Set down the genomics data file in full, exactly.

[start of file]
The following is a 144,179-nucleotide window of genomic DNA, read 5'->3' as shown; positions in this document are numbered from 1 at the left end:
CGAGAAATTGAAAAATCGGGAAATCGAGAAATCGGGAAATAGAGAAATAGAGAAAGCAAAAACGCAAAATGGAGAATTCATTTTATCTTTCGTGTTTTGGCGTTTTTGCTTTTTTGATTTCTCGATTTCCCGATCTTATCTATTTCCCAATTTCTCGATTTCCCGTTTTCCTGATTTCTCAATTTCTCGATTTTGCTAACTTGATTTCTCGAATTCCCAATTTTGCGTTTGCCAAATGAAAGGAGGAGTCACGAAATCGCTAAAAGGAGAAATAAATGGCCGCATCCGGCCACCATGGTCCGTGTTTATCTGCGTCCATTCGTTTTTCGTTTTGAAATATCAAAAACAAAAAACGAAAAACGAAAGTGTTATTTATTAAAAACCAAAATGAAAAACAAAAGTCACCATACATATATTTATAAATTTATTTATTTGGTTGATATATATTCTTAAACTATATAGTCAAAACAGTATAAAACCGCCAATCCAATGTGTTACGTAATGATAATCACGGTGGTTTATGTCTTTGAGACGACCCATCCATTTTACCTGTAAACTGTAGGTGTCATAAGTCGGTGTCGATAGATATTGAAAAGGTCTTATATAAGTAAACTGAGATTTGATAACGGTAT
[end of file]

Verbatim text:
The following is a 144,179-nucleotide window of genomic DNA, read 5'->3' as shown; positions in this document are numbered from 1 at the left end:
CGAGAAATTGAAAAATCGGGAAATCGAGAAATCGGGAAATAGAGAAATAGAGAAAGCAAAAACGCAAAATGGAGAATTCATTTTATCTTTCGTGTTTTGGCGTTTTTGCTTTTTTGATTTCTCGATTTCCCGATCTTATCTATTTCCCAATTTCTCGATTTCCCGTTTTCCTGATTTCTCAATTTCTCGATTTTGCTAACTTGATTTCTCGAATTCCCAATTTTGCGTTTGCCAAATGAAAGGAGGAGTCACGAAATCGCTAAAAGGAGAAATAAATGGCCGCATCCGGCCACCATGGTCCGTGTTTATCTGCGTCCATTCGTTTTTCGTTTTGAAATATCAAAAACAAAAAACGAAAAACGAAAGTGTTATTTATTAAAAACCAAAATGAAAAACAAAAGTCACCATACATATATTTATAAATTTATTTATTTGGTTGATATATATTCTTAAACTATATAGTCAAAACAGTATAAAACCGCCAATCCAATGTGTTACGTAATGATAATCACGGTGGTTTATGTCTTTGAGACGACCCATCCATTTTACCTGTAAACTGTAGGTGTCATAAGTCGGTGTCGATAGATATTGAAAAGGTCTTATATAAGTAAACTGAGATTTGATAACGGTAT